At the current rate of mining, this system will continue till around 2140. After that, miners will be rewarded with fees for processing transactions. The hope is that this will keep them motivated to keep the network alive. All whilst competition keeps these fees low.
Which raises a couple of questions, like:
Is it Safe?
The blockchain is like a ledger of all transactions. But what about your Bitcoin?
Bitcoin is stored in a digital ‘wallet’. But there’s still the potential risk of having your account hacked. Although the blockchain has made this difficult, someone could still get access to your ‘wallet’.
Just look at Mount Gox, for example. This Japanese exchange was hacked and customers lost around 850,000 Bitcoins. At the time, this was valued at around $450million (USD).
Even if you store your Bitcoin wallet on an external hard or flash drive, there’s still the risk of losing that.
And that’s where your public and private keys come into play. Your public key is a set of numbers like an account number and sort code. Your private key is a recovery phrase. Your Bitcoin wallet only stores these keys, all currency is still stored on the blockchain.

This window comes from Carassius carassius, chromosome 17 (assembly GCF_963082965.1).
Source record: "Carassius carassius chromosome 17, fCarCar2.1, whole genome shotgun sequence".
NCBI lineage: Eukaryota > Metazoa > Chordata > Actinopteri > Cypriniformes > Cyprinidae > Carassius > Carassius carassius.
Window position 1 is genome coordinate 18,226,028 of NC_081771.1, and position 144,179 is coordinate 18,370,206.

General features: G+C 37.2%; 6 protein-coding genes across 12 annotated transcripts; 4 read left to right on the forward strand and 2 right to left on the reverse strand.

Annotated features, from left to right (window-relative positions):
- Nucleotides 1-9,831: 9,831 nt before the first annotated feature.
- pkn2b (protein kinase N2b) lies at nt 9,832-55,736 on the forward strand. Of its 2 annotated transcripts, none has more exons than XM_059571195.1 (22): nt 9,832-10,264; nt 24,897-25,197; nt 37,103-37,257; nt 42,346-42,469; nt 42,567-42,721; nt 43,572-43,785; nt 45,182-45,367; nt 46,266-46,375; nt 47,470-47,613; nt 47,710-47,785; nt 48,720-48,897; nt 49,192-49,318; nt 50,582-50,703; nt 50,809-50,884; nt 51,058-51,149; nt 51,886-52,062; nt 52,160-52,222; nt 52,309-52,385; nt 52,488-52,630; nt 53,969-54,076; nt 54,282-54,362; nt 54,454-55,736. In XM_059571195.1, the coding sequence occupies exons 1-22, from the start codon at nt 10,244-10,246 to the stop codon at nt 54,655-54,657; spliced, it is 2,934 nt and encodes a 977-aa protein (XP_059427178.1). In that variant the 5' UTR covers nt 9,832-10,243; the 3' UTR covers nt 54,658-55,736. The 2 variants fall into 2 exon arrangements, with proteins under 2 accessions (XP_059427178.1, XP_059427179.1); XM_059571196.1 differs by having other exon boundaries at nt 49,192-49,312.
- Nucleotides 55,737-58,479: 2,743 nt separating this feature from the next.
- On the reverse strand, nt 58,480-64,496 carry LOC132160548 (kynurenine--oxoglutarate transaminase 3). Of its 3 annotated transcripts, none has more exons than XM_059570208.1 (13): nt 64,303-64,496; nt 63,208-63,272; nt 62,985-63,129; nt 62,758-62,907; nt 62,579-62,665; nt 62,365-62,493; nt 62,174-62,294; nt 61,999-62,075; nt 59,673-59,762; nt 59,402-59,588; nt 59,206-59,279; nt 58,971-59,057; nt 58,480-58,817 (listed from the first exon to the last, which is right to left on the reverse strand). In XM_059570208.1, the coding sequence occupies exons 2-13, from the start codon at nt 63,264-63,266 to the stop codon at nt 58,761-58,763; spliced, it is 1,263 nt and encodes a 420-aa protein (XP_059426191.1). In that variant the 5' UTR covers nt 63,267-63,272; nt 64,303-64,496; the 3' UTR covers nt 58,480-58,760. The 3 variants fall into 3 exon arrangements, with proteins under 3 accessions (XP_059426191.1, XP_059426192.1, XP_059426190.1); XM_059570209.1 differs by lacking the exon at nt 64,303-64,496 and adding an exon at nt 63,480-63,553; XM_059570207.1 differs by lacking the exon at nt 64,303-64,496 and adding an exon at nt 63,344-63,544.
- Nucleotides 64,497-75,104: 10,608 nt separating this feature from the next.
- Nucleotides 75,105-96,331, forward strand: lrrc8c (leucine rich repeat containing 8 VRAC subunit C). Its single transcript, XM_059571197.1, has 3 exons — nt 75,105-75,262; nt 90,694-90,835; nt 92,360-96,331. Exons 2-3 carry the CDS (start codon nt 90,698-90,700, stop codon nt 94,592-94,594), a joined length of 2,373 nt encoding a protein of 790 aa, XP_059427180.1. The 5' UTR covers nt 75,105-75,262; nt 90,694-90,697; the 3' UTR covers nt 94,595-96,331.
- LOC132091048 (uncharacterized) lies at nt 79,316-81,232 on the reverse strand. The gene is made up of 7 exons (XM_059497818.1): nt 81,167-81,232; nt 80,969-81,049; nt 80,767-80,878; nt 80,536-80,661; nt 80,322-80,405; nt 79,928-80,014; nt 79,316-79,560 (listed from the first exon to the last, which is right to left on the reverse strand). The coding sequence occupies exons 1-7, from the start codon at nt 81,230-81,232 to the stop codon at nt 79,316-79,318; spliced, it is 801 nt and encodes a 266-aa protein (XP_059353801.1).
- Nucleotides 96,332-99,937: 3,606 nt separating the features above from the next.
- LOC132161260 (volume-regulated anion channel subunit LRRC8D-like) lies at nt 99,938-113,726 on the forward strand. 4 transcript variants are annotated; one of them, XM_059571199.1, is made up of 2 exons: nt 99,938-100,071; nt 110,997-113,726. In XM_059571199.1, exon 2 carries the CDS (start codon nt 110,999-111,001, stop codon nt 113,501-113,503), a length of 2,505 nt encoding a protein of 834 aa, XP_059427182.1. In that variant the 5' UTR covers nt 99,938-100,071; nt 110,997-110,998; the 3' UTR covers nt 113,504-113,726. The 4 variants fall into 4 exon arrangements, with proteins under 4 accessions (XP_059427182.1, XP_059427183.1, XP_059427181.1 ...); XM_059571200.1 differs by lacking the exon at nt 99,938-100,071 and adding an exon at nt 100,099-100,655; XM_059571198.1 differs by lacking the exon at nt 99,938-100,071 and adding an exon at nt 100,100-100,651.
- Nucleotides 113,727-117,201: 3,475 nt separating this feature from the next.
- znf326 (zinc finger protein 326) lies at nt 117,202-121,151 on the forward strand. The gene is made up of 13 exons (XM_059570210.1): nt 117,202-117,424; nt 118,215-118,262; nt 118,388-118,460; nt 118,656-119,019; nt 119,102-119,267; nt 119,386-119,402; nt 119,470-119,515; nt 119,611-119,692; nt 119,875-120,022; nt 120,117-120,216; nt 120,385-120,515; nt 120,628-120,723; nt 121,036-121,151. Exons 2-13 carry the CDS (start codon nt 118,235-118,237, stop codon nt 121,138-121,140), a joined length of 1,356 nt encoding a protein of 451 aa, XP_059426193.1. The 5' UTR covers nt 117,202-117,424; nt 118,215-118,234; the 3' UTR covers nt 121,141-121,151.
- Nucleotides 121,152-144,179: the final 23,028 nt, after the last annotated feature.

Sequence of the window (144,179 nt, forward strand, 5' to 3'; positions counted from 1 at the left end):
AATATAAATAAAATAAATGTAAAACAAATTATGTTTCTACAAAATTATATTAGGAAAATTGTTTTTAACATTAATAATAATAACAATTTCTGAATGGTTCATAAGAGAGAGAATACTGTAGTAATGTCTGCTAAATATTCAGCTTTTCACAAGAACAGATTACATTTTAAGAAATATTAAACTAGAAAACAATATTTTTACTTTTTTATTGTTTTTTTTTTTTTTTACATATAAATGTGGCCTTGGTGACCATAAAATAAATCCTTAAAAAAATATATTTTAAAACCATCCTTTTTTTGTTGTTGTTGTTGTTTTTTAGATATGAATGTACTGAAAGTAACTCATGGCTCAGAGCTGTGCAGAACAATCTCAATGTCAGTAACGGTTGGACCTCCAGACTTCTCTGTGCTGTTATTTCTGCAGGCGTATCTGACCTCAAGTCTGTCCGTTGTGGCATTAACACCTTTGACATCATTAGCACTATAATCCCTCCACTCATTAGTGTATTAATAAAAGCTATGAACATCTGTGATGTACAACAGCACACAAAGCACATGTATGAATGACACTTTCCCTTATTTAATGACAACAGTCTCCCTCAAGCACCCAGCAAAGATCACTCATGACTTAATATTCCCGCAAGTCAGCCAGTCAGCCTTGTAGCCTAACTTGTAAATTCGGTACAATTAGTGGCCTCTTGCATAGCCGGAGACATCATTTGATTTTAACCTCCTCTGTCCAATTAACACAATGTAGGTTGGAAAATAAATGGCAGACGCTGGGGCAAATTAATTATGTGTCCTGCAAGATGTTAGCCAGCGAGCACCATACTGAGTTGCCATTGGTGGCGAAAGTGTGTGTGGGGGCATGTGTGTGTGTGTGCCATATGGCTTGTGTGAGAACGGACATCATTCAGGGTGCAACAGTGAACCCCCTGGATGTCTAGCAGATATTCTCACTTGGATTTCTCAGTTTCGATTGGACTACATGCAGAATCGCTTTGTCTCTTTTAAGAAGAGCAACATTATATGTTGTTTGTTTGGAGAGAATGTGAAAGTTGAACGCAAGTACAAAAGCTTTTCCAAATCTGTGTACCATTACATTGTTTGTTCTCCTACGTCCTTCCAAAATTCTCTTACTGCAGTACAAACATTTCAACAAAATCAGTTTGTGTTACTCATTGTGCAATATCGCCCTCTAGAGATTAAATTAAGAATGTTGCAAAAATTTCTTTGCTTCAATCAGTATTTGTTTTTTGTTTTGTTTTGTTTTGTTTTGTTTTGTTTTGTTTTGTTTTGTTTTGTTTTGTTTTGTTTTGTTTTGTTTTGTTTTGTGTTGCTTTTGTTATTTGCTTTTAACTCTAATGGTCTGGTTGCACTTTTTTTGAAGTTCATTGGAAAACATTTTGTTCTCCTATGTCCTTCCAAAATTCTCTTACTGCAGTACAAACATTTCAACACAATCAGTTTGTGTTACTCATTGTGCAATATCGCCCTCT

So, if you do lose your wallet it’s just a simple process to restore it with your private key. Plus, with the addition of more miners and nodes with the capacity to download and verify the blockchain, the more stable the network should become.
Is it Ethical?
Although Bitcoin is technically anonymous, all transactions are available on the blockchain. Plus, if you’re buying Bitcoin with another currency there are traceable elements like your IP address.
So ethics comes into question. Has the anonymity of cryptocurrency allowed for things like billion-dollar card fraud empires? Or for the Silk Road to exist, and murders and even terrorism to occur on the dark web?
On the other hand, the blockchain can’t be edited, either by individuals or companies, so there’s less chance of fraud.
Whether it’s the system itself or the use of it that’s ethical or not - we’ll leave that up to you. What we do want to get into, though, is ‘why cryptocurrency?’ and why now?
A decrease in mining rewards has correlated with an increase in demand and value thus far. (Credit: Investopedia)
At the moment, Bitcoin is in the midst of what we call a bull market - where prices are rising and investors are generally hopeful.
Just consider that Bitcoin reached parity (was equal to) the US dollar back in 2011 and surpassed the price of an ounce of gold in 2017. Then we can begin to understand the reasoning behind this.